A Long Ride to Pontenova May 13, 2019 22:26
Rob Howard / 13.05.2019
The first night of Raid Gallaecia 2019 was a tough one for the teams as they followed the 133km cycle route to transition 3 at Pontenova, and into the afternoon of day 2 most of the teams are still on their bikes.
During the night the lead changed and Naturex, who started the ride in the lead, were passed by AR Sweden and Yeti as they made way through the myriad paths of the Gallaecian hills. It was the Swedish team who took the lead and even they took 2 hours longer than the predicted 13 and a half hours, arriving at transition 3 at 10.54 in the morning at the riverside cultural centre in Pontenova.
They sat closely grouped together in the large hall of the centre, chatting constantly (apart from Mattias who was marking the new set of maps they were given on arrival). “It was really tough to navigate,” said Bjorn Rydvall, “I don’t ever remember any adventure race ride with so many intersections, and of course there are new tracks not on the maps.” He said they had not stopped to sleep at all and had no mechanical issues. He added, “We saw lots of eagles and wondered if maybe they were waiting for us to fall down!”
Rydvall races with Type 1 diabetes and I asked how the race was going in that respect. “It is always a bit chaotic the first 10 hours or so,” he said, “then it settles down.” Then he added, “I am glad you asked as I have forgotten to take my insulin!” He sat down and unpacked his bag there and then to find it.
The paddle put-in is 200m along the road and the team readied themselves on a grassy field at the riverside. The sit-on-top kayaks in use are not the most comfortable yet AR Sweden are the only team not to have kayak seats to fit. Instead they had thick foam pads and Rydvall said, “I don’t like seats with back rests, then you fall asleep!”
Next in were Yeti, arriving just after midday, and they too sat close together as they prepared and checked through their paddle gear. Henrik Jorgensen told me, “We had a plan and stuck to it well. We wanted to keep something back and I think we didn’t push too hard.” (Only an adventure racer could say that after a 17 hour overnight mountain bike ride). He told me that the team had a good sleep for 20 minutes on the way.
Laura Lambaek told me her feet were “still sore, but OK.” She added, “I am off my feet for a long time before the next trek and with some fresh and dry shoes and socks I hope everything will be OK. Anyway, there is nothing else to do now.” When I asked about the paddle ahead she said, “We are not the best at paddling, we are stronger on our feet.” (Their strategy is likely to be to make a push on the longest trekking stage which is still to come.)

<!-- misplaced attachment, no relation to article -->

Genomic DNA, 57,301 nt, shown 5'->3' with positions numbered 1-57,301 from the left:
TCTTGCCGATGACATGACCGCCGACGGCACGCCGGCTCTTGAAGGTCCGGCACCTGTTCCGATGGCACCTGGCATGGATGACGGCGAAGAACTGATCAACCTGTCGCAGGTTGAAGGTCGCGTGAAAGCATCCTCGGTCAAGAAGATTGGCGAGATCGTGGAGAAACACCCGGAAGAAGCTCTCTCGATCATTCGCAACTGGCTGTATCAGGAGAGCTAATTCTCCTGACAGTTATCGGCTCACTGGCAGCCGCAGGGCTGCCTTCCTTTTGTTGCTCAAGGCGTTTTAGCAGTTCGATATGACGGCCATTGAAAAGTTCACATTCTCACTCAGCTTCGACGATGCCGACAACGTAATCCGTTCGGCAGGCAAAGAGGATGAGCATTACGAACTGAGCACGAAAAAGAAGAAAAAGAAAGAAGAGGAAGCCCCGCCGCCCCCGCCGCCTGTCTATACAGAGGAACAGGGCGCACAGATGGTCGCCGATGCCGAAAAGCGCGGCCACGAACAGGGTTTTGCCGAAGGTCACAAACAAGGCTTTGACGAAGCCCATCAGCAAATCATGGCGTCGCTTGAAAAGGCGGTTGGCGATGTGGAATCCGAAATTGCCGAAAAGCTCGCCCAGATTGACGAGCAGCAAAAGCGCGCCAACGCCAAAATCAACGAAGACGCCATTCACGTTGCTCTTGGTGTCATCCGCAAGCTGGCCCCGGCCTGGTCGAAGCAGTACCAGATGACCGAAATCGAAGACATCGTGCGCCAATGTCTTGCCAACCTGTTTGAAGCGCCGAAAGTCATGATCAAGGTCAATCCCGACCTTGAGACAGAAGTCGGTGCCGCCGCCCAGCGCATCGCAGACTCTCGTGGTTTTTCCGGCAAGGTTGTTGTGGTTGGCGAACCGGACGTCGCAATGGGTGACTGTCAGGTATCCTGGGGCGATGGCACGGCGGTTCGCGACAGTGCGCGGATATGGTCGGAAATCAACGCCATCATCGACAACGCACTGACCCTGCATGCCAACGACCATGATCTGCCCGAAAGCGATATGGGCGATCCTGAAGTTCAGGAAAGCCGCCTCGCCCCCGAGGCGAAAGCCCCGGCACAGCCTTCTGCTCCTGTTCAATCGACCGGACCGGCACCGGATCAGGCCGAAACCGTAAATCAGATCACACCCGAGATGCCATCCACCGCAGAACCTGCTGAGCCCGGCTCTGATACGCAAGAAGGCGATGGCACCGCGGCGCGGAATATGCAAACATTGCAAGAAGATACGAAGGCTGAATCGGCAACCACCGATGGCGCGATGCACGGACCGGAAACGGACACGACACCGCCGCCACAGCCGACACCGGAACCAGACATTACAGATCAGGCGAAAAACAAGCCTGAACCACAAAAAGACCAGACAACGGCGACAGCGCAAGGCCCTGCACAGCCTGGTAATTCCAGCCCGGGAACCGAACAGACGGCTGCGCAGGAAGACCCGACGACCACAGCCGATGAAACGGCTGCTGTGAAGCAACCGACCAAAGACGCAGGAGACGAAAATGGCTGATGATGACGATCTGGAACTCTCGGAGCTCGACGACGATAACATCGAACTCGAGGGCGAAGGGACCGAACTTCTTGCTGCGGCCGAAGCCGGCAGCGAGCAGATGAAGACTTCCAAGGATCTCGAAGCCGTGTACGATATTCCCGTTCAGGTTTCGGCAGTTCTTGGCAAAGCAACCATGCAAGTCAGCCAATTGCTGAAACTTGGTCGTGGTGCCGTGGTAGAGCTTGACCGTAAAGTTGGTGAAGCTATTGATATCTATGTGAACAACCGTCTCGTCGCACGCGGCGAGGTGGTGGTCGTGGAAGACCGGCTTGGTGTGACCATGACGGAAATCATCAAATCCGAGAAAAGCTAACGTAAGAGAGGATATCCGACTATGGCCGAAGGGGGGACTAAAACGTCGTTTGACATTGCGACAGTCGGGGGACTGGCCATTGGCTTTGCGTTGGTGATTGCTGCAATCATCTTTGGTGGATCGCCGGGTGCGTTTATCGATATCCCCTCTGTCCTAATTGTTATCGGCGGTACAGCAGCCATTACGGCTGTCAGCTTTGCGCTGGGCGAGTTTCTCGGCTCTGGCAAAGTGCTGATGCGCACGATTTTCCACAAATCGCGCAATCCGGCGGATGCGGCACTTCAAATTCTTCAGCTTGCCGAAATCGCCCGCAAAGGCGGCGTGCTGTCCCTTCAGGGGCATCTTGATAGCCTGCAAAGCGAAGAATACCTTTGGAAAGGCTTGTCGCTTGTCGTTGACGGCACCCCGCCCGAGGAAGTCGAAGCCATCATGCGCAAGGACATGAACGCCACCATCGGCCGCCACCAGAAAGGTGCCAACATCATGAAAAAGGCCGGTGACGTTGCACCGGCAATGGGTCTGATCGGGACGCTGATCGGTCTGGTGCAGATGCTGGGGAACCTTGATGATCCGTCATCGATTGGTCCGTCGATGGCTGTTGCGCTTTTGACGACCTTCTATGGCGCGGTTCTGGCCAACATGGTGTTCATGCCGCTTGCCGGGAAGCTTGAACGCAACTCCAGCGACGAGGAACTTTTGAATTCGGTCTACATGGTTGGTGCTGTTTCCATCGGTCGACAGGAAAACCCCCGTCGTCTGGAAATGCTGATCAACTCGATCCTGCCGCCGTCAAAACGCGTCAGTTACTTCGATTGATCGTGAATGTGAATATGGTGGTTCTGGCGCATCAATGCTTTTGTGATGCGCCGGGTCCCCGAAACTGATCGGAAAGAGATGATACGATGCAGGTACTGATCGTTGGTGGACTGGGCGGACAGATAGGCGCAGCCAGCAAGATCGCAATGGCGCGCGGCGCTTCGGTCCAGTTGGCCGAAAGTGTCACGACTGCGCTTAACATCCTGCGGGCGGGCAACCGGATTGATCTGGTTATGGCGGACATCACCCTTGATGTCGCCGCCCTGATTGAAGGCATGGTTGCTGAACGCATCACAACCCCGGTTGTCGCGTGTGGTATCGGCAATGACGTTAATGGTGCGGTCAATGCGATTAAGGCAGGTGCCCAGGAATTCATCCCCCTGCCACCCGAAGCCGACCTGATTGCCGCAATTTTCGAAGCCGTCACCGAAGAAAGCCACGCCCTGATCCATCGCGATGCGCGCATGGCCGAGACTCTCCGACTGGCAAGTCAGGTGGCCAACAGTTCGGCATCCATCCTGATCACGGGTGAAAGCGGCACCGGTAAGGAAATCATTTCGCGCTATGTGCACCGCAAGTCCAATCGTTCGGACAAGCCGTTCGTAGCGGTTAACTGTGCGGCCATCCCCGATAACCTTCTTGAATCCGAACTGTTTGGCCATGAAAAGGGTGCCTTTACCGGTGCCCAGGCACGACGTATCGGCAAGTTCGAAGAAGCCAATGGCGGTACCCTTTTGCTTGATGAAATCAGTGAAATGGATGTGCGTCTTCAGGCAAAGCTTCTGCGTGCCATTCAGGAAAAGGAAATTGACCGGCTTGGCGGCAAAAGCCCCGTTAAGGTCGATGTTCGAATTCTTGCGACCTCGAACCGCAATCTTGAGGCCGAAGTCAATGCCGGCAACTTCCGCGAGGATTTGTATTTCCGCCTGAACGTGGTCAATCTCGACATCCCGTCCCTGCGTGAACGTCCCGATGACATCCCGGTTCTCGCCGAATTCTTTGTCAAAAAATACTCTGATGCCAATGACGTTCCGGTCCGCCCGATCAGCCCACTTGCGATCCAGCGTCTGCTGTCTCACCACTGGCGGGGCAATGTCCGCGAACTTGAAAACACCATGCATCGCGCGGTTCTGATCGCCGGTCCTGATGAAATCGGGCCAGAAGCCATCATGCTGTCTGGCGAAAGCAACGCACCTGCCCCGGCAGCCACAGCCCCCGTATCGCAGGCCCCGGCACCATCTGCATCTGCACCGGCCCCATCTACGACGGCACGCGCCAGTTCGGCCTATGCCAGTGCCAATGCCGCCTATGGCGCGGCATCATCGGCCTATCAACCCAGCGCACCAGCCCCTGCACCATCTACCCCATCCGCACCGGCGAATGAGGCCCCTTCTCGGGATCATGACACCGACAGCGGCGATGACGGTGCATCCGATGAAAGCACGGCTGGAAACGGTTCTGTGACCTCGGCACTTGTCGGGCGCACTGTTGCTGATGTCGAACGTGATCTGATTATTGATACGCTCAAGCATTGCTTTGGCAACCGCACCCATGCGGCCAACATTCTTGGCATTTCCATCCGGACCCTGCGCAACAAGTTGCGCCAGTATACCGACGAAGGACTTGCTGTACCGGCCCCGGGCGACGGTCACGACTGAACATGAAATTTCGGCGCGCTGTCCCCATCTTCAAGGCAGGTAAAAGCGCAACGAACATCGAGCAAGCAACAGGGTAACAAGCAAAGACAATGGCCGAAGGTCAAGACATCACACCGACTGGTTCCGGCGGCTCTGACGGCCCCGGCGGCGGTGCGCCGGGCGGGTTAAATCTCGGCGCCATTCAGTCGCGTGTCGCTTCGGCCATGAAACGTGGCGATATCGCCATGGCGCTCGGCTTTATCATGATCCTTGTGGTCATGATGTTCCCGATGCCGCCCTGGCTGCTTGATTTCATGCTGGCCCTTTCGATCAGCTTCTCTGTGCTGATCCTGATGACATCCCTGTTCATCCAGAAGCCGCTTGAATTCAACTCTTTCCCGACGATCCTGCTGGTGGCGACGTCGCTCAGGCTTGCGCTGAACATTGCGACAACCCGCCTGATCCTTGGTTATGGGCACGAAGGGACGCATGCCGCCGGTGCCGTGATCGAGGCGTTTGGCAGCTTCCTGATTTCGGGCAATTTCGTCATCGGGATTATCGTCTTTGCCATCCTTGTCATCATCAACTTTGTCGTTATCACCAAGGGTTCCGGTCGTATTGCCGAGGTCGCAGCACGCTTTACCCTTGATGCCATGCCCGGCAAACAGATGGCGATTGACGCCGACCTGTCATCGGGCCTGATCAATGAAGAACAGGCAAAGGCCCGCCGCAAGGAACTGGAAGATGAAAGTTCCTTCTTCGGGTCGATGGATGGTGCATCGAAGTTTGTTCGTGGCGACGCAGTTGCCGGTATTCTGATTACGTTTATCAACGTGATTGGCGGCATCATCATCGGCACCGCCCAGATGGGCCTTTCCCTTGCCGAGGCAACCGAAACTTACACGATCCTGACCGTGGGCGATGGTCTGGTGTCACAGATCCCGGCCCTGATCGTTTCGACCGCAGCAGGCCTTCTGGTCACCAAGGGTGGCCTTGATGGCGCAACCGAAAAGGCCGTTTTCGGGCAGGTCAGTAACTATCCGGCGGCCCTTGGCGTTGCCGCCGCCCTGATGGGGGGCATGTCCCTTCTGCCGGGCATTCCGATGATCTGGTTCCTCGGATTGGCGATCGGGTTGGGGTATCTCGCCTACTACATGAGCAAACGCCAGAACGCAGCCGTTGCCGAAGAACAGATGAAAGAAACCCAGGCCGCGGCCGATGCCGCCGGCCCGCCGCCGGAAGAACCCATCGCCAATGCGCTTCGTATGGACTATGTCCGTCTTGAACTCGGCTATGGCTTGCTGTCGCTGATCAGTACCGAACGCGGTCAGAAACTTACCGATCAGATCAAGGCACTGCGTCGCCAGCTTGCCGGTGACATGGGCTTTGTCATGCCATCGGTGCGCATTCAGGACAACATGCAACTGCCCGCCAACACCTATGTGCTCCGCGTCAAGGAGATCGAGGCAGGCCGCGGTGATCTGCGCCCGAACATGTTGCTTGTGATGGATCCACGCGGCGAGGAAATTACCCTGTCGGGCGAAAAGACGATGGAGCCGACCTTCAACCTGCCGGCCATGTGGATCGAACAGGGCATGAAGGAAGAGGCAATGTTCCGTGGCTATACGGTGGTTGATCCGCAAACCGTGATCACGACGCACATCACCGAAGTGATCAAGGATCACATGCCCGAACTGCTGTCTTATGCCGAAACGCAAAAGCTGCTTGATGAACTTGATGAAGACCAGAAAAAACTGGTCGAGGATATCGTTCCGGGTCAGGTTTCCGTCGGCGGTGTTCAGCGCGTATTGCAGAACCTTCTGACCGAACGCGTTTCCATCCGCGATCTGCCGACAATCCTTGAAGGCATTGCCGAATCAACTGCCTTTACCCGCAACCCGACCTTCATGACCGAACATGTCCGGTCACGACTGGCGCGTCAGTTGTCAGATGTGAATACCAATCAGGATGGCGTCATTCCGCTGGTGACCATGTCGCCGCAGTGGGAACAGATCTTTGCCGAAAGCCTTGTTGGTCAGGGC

Her comments on the paddling were prophetic as at the first (very) small rapid her boat tipped and both Lambaek and Torbjorn Gasbjerg were in the water! Fellow Dane and Race Referee Lars Bukkehave was watching and frustrated with them as he’s been training them. “That’s the reason they are not Seagate,” he said. “On foot, bike and navigation they are fantastic, but not on the water. They were not focussed, not following the first boat to see their line and lost concentration.”
That minor mishap aside they are still in a strong second place however, only just over an hour behind the leaders.
Team 400 Naturex were in transition while Yeti set off, but the atmosphere with the team wasn’t good. They were scattered across the hall, all doing their own thing, not chatting much and looked a bit dejected. “The ride was so long and hard,” said Adrien Lhermet. “We took 5 hours longer than expected and for the last 3 hours had no food. The maps were difficult and I think now we might aim for second but the Swedes are too fast and we won’t catch them.”
The second French team, Issy Aventure Occitanie, were much more animated and purposeful when they came in and took the time to sit at a table outside the cafe in the centre and have sandwiches and ice creams before leaving. They had passed Team Hamilton towards the end of the ride and moved into 4th. (Hamilton also have a 2 hour penalty for losing their camera.)
Most teams are using the cafe and leaving with a take-out bag, and those who finish in the day will have that option. The cafe looks out onto 4 huge old brick iron kilns, a remnant of a major industry here at one time, and this history also featured at the final checkpoint on the ride where teams made a cave descent. Through a small entrance they found a large cavern from an old iron mine, and had to descend to the CP punch, using a hand line over the slippery rocks.
Looking ahead towards this evening the race ‘Dark Zone’ comes into play from 20.00, except it is not really a dark zone as the race is trying to keep teams moving. Only the first 12km of the Eo river has any rapids, so the 20.00 cut-off allows teams to get past these before it is dark. Teams arriving after that can take a riverside path and walk the 12km to put in beyond the dark zone section (with an hour penalty). They do have the choice of stopping and waiting for 06.45 when the dark zone is lifted and it is likely any arriving late in the night will do that (given it is the second night of the race and will have just finished the long bike ride.)